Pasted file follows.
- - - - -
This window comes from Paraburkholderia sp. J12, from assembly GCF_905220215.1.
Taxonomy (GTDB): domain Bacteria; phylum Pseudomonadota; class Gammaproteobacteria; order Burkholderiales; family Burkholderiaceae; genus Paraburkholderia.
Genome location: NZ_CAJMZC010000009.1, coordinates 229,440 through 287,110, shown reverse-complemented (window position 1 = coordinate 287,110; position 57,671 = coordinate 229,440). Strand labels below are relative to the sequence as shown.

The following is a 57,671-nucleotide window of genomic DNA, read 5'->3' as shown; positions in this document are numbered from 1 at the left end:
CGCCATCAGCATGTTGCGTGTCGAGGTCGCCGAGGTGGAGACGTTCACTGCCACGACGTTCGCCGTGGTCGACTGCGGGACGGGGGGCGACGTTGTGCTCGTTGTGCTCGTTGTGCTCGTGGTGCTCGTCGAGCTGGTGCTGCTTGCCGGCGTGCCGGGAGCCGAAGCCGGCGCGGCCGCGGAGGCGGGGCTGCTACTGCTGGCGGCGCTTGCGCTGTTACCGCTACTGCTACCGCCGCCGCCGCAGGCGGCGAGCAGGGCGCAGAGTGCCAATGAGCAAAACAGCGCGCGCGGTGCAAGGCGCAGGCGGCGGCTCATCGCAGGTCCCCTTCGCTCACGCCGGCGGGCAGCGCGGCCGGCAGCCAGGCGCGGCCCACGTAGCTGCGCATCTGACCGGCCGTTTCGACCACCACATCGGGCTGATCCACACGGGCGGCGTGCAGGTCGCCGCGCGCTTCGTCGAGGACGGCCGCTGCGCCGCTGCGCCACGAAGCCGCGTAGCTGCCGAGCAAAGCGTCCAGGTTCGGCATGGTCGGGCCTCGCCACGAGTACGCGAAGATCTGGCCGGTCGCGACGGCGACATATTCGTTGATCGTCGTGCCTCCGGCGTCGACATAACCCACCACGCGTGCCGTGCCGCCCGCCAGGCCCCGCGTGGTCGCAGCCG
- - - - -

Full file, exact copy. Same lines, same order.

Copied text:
This window comes from Paraburkholderia sp. J12, from assembly GCF_905220215.1.
Taxonomy (GTDB): domain Bacteria; phylum Pseudomonadota; class Gammaproteobacteria; order Burkholderiales; family Burkholderiaceae; genus Paraburkholderia.
Genome location: NZ_CAJMZC010000009.1, coordinates 229,440 through 287,110, shown reverse-complemented (window position 1 = coordinate 287,110; position 57,671 = coordinate 229,440). Strand labels below are relative to the sequence as shown.

The following is a 57,671-nucleotide window of genomic DNA, read 5'->3' as shown; positions in this document are numbered from 1 at the left end:
CGCCATCAGCATGTTGCGTGTCGAGGTCGCCGAGGTGGAGACGTTCACTGCCACGACGTTCGCCGTGGTCGACTGCGGGACGGGGGGCGACGTTGTGCTCGTTGTGCTCGTTGTGCTCGTGGTGCTCGTCGAGCTGGTGCTGCTTGCCGGCGTGCCGGGAGCCGAAGCCGGCGCGGCCGCGGAGGCGGGGCTGCTACTGCTGGCGGCGCTTGCGCTGTTACCGCTACTGCTACCGCCGCCGCCGCAGGCGGCGAGCAGGGCGCAGAGTGCCAATGAGCAAAACAGCGCGCGCGGTGCAAGGCGCAGGCGGCGGCTCATCGCAGGTCCCCTTCGCTCACGCCGGCGGGCAGCGCGGCCGGCAGCCAGGCGCGGCCCACGTAGCTGCGCATCTGACCGGCCGTTTCGACCACCACATCGGGCTGATCCACACGGGCGGCGTGCAGGTCGCCGCGCGCTTCGTCGAGGACGGCCGCTGCGCCGCTGCGCCACGAAGCCGCGTAGCTGCCGAGCAAAGCGTCCAGGTTCGGCATGGTCGGGCCTCGCCACGAGTACGCGAAGATCTGGCCGGTCGCGACGGCGACATATTCGTTGATCGTCGTGCCTCCGGCGTCGACATAACCCACCACGCGTGCCGTGCCGCCCGCCAGGCCCCGCGTGGTCGCAGCCG